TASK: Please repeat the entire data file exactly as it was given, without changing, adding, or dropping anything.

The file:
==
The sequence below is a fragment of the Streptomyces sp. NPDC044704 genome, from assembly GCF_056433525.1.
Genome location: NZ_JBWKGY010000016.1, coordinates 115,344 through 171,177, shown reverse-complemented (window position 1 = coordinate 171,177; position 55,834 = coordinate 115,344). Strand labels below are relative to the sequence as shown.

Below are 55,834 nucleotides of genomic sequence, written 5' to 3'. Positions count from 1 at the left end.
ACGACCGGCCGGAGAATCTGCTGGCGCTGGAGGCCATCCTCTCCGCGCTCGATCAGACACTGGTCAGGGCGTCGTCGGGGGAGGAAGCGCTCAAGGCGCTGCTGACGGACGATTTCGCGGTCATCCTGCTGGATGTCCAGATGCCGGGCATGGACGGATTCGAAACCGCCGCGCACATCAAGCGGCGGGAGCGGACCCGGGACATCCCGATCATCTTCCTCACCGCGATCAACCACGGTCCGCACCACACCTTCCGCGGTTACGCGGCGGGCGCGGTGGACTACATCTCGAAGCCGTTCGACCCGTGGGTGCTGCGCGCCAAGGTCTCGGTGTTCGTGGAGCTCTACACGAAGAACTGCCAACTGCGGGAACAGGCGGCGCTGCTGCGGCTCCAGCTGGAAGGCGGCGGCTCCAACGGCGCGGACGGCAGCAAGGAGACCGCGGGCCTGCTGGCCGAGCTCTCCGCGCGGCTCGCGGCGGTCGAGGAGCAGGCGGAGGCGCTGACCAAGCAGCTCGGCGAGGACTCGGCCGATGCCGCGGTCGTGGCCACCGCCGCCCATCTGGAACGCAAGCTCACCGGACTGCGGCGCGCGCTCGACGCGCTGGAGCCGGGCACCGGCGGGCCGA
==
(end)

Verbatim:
The sequence below is a fragment of the Streptomyces sp. NPDC044704 genome, from assembly GCF_056433525.1.
Genome location: NZ_JBWKGY010000016.1, coordinates 115,344 through 171,177, shown reverse-complemented (window position 1 = coordinate 171,177; position 55,834 = coordinate 115,344). Strand labels below are relative to the sequence as shown.

Below are 55,834 nucleotides of genomic sequence, written 5' to 3'. Positions count from 1 at the left end.
ACGACCGGCCGGAGAATCTGCTGGCGCTGGAGGCCATCCTCTCCGCGCTCGATCAGACACTGGTCAGGGCGTCGTCGGGGGAGGAAGCGCTCAAGGCGCTGCTGACGGACGATTTCGCGGTCATCCTGCTGGATGTCCAGATGCCGGGCATGGACGGATTCGAAACCGCCGCGCACATCAAGCGGCGGGAGCGGACCCGGGACATCCCGATCATCTTCCTCACCGCGATCAACCACGGTCCGCACCACACCTTCCGCGGTTACGCGGCGGGCGCGGTGGACTACATCTCGAAGCCGTTCGACCCGTGGGTGCTGCGCGCCAAGGTCTCGGTGTTCGTGGAGCTCTACACGAAGAACTGCCAACTGCGGGAACAGGCGGCGCTGCTGCGGCTCCAGCTGGAAGGCGGCGGCTCCAACGGCGCGGACGGCAGCAAGGAGACCGCGGGCCTGCTGGCCGAGCTCTCCGCGCGGCTCGCGGCGGTCGAGGAGCAGGCGGAGGCGCTGACCAAGCAGCTCGGCGAGGACTCGGCCGATGCCGCGGTCGTGGCCACCGCCGCCCATCTGGAACGCAAGCTCACCGGACTGCGGCGCGCGCTCGACGCGCTGGAGCCGGGCACCGGCGGGCCGA